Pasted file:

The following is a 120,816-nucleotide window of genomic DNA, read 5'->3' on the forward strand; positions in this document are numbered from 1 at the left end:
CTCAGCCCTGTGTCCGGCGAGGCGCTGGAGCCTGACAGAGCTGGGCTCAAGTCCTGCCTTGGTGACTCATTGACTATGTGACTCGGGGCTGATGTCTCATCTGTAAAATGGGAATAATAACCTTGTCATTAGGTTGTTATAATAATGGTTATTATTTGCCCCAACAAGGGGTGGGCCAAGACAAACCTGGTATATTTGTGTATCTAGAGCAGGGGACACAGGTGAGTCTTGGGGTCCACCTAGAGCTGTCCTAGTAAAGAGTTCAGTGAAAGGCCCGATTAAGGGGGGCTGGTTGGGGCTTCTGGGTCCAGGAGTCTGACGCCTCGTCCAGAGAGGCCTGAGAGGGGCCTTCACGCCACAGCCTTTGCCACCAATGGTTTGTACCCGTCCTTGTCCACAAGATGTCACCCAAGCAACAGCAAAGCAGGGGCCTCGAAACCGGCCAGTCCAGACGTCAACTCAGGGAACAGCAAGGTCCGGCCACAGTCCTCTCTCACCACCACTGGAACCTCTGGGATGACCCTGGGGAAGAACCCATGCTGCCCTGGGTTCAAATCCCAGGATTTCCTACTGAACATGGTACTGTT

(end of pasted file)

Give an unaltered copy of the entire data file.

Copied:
The following is a 120,816-nucleotide window of genomic DNA, read 5'->3' on the forward strand; positions in this document are numbered from 1 at the left end:
CTCAGCCCTGTGTCCGGCGAGGCGCTGGAGCCTGACAGAGCTGGGCTCAAGTCCTGCCTTGGTGACTCATTGACTATGTGACTCGGGGCTGATGTCTCATCTGTAAAATGGGAATAATAACCTTGTCATTAGGTTGTTATAATAATGGTTATTATTTGCCCCAACAAGGGGTGGGCCAAGACAAACCTGGTATATTTGTGTATCTAGAGCAGGGGACACAGGTGAGTCTTGGGGTCCACCTAGAGCTGTCCTAGTAAAGAGTTCAGTGAAAGGCCCGATTAAGGGGGGCTGGTTGGGGCTTCTGGGTCCAGGAGTCTGACGCCTCGTCCAGAGAGGCCTGAGAGGGGCCTTCACGCCACAGCCTTTGCCACCAATGGTTTGTACCCGTCCTTGTCCACAAGATGTCACCCAAGCAACAGCAAAGCAGGGGCCTCGAAACCGGCCAGTCCAGACGTCAACTCAGGGAACAGCAAGGTCCGGCCACAGTCCTCTCTCACCACCACTGGAACCTCTGGGATGACCCTGGGGAAGAACCCATGCTGCCCTGGGTTCAAATCCCAGGATTTCCTACTGAACATGGTACTGTT